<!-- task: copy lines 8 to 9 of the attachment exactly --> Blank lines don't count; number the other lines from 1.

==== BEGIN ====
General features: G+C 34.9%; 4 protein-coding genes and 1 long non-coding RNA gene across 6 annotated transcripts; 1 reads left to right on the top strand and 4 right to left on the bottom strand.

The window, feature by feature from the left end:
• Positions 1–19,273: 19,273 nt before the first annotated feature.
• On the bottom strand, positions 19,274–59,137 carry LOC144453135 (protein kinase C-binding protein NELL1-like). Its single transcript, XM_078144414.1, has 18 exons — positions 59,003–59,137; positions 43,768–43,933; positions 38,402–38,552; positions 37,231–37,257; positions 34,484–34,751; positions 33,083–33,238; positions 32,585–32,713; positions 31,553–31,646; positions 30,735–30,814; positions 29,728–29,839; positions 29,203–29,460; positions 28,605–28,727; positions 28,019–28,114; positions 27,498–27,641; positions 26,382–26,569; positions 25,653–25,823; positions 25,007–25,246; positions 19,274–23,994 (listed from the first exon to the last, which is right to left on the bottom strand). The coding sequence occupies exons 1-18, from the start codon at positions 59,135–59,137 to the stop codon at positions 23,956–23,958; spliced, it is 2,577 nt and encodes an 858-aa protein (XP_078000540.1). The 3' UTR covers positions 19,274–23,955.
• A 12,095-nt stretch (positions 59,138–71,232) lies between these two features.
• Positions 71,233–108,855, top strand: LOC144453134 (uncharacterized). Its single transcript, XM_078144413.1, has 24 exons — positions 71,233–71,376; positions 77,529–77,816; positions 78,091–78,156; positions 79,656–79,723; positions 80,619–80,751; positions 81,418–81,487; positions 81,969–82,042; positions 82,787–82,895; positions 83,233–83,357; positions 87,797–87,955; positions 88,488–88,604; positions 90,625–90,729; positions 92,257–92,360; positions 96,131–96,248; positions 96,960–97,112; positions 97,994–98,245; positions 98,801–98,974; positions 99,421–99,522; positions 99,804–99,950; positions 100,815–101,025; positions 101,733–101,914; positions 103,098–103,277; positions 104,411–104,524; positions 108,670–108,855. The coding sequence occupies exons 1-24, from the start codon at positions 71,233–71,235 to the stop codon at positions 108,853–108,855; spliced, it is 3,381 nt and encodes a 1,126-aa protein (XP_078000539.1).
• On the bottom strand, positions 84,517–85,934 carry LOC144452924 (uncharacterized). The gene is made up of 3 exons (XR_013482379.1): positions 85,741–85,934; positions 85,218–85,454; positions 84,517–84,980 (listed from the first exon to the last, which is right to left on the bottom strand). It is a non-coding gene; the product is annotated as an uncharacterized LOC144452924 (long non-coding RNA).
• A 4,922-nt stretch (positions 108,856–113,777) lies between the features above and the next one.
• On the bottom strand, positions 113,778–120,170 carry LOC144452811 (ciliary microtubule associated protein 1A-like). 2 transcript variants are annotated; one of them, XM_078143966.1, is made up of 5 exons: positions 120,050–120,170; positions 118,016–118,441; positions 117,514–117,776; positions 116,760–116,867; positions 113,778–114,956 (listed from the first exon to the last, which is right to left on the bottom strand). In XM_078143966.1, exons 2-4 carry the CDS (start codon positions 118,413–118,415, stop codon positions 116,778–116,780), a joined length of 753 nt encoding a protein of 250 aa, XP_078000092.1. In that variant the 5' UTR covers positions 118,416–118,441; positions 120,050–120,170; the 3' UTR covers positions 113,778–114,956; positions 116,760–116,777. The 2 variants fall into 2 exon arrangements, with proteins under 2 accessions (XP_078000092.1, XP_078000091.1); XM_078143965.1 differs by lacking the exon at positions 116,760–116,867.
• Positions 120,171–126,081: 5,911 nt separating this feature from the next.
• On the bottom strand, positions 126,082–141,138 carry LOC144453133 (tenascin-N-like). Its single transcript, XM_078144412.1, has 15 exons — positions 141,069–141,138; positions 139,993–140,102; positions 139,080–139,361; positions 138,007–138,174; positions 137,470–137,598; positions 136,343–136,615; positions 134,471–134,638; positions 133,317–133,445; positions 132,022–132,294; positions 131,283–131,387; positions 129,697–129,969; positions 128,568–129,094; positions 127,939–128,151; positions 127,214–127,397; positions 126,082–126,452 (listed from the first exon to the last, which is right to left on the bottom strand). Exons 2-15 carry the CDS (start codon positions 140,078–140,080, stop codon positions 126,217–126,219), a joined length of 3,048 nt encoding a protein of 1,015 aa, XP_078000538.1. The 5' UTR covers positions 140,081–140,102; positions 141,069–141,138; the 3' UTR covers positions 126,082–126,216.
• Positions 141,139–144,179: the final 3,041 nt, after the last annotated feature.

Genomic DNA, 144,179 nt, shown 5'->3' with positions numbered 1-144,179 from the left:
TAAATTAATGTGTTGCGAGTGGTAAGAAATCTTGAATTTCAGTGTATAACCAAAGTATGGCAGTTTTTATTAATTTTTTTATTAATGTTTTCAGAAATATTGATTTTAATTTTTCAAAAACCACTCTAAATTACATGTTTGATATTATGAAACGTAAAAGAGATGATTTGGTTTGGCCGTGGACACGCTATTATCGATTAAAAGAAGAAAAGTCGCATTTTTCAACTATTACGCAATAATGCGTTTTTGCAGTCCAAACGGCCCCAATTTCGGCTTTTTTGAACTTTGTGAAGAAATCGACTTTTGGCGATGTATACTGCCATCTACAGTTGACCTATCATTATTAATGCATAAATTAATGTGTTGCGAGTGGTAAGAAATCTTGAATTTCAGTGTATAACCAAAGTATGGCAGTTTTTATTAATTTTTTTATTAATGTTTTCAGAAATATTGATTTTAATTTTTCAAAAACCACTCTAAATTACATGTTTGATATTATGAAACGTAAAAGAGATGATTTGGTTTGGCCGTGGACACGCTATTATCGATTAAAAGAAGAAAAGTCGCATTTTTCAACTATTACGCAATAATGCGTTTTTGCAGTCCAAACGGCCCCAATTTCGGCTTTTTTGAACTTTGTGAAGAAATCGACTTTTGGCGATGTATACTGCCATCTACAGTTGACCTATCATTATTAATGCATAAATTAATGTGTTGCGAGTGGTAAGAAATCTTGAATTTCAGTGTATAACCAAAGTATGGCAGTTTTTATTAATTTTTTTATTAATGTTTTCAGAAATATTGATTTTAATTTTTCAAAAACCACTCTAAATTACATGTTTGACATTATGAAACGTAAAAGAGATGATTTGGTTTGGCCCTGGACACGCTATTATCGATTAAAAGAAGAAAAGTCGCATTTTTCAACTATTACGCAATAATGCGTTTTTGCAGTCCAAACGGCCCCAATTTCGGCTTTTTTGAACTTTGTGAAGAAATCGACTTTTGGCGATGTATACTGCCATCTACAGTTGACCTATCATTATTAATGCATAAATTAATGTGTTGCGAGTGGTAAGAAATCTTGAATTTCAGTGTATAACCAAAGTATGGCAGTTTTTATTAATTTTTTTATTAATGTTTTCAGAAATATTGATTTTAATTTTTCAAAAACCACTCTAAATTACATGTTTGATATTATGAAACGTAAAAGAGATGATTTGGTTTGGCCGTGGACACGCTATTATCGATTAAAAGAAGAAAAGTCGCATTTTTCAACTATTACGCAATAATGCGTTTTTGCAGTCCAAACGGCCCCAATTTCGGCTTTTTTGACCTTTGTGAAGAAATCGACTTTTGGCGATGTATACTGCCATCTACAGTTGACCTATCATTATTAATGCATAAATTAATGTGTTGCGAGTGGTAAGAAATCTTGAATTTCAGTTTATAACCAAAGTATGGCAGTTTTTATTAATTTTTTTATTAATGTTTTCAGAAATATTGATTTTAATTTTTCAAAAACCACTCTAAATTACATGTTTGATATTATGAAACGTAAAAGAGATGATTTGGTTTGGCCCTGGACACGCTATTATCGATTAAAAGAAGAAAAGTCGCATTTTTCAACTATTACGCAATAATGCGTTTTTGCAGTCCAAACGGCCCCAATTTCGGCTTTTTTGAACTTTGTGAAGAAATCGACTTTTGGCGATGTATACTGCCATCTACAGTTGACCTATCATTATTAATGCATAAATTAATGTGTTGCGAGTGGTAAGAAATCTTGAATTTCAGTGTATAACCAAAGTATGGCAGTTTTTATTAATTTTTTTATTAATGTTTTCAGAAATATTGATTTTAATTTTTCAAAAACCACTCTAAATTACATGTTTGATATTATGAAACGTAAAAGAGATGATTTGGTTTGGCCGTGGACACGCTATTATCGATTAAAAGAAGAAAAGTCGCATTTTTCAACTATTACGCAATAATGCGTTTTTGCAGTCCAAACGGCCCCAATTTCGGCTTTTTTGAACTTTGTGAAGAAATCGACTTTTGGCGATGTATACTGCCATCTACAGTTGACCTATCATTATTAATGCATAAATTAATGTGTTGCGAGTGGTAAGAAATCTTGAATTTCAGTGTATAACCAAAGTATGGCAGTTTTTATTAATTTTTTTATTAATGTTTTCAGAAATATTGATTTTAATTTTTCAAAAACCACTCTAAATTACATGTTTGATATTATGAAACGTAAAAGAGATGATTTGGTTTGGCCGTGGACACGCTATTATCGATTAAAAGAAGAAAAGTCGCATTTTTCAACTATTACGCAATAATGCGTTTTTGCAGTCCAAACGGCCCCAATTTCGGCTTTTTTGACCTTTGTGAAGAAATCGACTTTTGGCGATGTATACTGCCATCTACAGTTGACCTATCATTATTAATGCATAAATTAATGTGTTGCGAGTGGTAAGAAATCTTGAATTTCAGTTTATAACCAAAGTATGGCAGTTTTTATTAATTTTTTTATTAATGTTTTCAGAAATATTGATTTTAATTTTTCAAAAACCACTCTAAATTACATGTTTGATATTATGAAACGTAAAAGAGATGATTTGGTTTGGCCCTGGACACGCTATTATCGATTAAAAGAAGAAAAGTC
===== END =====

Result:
• A 4,922-nt stretch (positions 108,856–113,777) lies between the features above and the next one.
• On the bottom strand, positions 113,778–120,170 carry LOC144452811 (ciliary microtubule associated protein 1A-like). 2 transcript variants are annotated; one of them, XM_078143966.1, is made up of 5 exons: positions 120,050–120,170; positions 118,016–118,441; positions 117,514–117,776; positions 116,760–116,867; positions 113,778–114,956 (listed from the first exon to the last, which is right to left on the bottom strand). In XM_078143966.1, exons 2-4 carry the CDS (start codon positions 118,413–118,415, stop codon positions 116,778–116,780), a joined length of 753 nt encoding a protein of 250 aa, XP_078000092.1. In that variant the 5' UTR covers positions 118,416–118,441; positions 120,050–120,170; the 3' UTR covers positions 113,778–114,956; positions 116,760–116,777. The 2 variants fall into 2 exon arrangements, with proteins under 2 accessions (XP_078000092.1, XP_078000091.1); XM_078143965.1 differs by lacking the exon at positions 116,760–116,867.